Punitive expedition

A punitive expedition is a military journey undertaken to punish a political entity or any group of people outside the borders of the punishing state or union. It is usually undertaken in response to perceived disobedient or morally wrong behavior by miscreants, as revenge or corrective action, or to apply strong diplomatic pressure without a formal declaration of war (e.g. surgical strike). In the 19th century, punitive expeditions were used more commonly as pretexts for colonial adventures that resulted in annexations, regime changes or changes in policies of the affected state to favour one or more colonial powers.

The American punitive expedition against Malolo, Fiji in 1840 by Alfred Agate.

Stowell (1921) provides the following definition:

When the territorial sovereign is too weak or is unwilling to enforce respect for international law, a state which is wronged may find it necessary to invade the territory and to chastise the individuals who violate its rights and threaten its security.[1]

Historical examples

The Bombardment of Algiers by the Anglo–Dutch fleet in 1816 to support the ultimatum to release European slaves.
The French Navy raids San Juan de Ulua (Mexico) during the Pastry War (1838).

See also


  1. Stowell 1921, pp. 41–42.
  2. Spiteri, Stephen C. (2013). "In Defence of the Coast (I) - The Bastioned Towers". Arx - International Journal of Military Architecture and Fortification (3): 43. Retrieved 21 December 2015.
  3. "A Victory for the Chinese; Japanese Driven with Heavy Loss from Ping-yang". The New York Times. August 22, 1894. p. 5.
  4. "To Punish the Murderers; Great Britain Will Send Another Expedition to Benin City". The New York Times. January 13, 1897. Retrieved 2008-08-24. The Daily News will to-morrow say that the Government has ordered that an expedition be formed to punish the murderers of the Benin City expedition. The punitive expedition, which will be prepared at Old Calaber, will be made up of men from the forces of the Niger Coast Protectorate and a contingent of sailors from the British West African squadron.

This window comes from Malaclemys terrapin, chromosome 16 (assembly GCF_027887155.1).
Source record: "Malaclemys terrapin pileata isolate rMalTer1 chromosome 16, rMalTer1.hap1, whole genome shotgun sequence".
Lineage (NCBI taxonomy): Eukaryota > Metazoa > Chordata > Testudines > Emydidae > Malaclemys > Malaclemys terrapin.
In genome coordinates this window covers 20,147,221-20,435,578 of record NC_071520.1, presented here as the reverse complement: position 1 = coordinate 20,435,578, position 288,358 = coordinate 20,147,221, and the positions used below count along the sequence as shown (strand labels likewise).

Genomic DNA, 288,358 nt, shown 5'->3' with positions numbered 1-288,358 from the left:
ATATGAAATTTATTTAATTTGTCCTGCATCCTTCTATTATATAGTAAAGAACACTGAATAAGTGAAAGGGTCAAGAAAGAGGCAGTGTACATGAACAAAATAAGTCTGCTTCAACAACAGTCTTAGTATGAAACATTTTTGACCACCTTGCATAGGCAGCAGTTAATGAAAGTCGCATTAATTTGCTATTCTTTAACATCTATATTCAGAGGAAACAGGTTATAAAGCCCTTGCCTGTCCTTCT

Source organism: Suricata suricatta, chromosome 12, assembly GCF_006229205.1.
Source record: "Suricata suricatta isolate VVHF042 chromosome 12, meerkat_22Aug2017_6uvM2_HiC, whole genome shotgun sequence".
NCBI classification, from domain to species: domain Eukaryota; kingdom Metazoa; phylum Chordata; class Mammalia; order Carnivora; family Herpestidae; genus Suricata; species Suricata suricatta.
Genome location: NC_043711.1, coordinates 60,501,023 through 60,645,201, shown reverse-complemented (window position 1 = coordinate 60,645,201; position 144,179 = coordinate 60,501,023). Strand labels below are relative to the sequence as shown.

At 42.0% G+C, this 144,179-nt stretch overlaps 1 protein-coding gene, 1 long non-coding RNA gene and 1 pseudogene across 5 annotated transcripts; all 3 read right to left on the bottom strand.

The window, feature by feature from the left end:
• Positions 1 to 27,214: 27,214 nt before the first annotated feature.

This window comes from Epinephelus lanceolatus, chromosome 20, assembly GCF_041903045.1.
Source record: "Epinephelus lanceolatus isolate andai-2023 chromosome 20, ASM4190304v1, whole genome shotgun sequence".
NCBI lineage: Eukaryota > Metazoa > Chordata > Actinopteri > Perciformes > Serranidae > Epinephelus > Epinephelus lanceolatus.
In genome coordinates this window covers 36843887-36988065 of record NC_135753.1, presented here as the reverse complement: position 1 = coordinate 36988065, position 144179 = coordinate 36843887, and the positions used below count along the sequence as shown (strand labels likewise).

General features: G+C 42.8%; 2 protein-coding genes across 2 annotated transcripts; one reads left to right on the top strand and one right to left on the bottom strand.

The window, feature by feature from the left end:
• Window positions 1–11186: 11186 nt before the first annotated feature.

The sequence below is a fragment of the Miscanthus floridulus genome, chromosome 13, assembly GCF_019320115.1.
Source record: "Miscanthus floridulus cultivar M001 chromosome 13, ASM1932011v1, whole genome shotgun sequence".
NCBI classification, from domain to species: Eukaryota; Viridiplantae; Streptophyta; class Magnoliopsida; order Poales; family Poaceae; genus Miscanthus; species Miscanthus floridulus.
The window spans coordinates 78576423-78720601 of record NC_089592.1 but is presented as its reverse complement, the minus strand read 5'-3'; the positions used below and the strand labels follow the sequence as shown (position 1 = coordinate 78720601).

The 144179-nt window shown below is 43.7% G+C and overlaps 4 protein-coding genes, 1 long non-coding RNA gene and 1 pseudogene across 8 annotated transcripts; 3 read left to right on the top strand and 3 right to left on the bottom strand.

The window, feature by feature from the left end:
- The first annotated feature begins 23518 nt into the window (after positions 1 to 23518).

5. Elser, Frank B. (April 14, 1916). "Assure Pershing of Co-operation; Gen. Herrera and Staff Greet Villa's Pursuers After 100-Mile Ride in Desert". The New York Times. Retrieved 2008-08-25. The first Carranza General to exchange formal courtesies with General John J. Pershing, leader of the punitive expedition after Pancho Villa, came riding into camp this afternoon on a pacing gray horse and, seated on an empty hardtack tin, paid his respects, and inquired after the health of the American forces
  6. Ferguson, Niall (May 24, 2005). "Cowboys and Indians". The New York Times. Retrieved 2008-08-25. The United States also faces two other problems that the United Kingdom did not 85 years ago. The British were able to be ruthless: they used air raids and punitive expeditions to inflict harsh collective punishments on villages that supported the insurgents.
  7. Swami, Praveen (24 November 2010). "China is treading on dangerous ground". The Daily Telegraph. Archived from the original on 2011-09-16. Retrieved 2010-12-16. Children who don't listen have to be spanked.
  8. Bolton, John Q.; Senesac, Andrew. "Does Ukraine Spell the Death of the Operational-Level Offense?". Small Wars Journal. Retrieved 25 May 2022.
  9. Vindman, Yevgeny. "Putin's War Is an Existential Crisis for the United Nations". Foreign Policy. Retrieved 25 May 2022.
  10. Puri, Samir. "Russia Could Still Salvage Victory in Ukraine". Wall Street Journal. Retrieved 25 May 2022.


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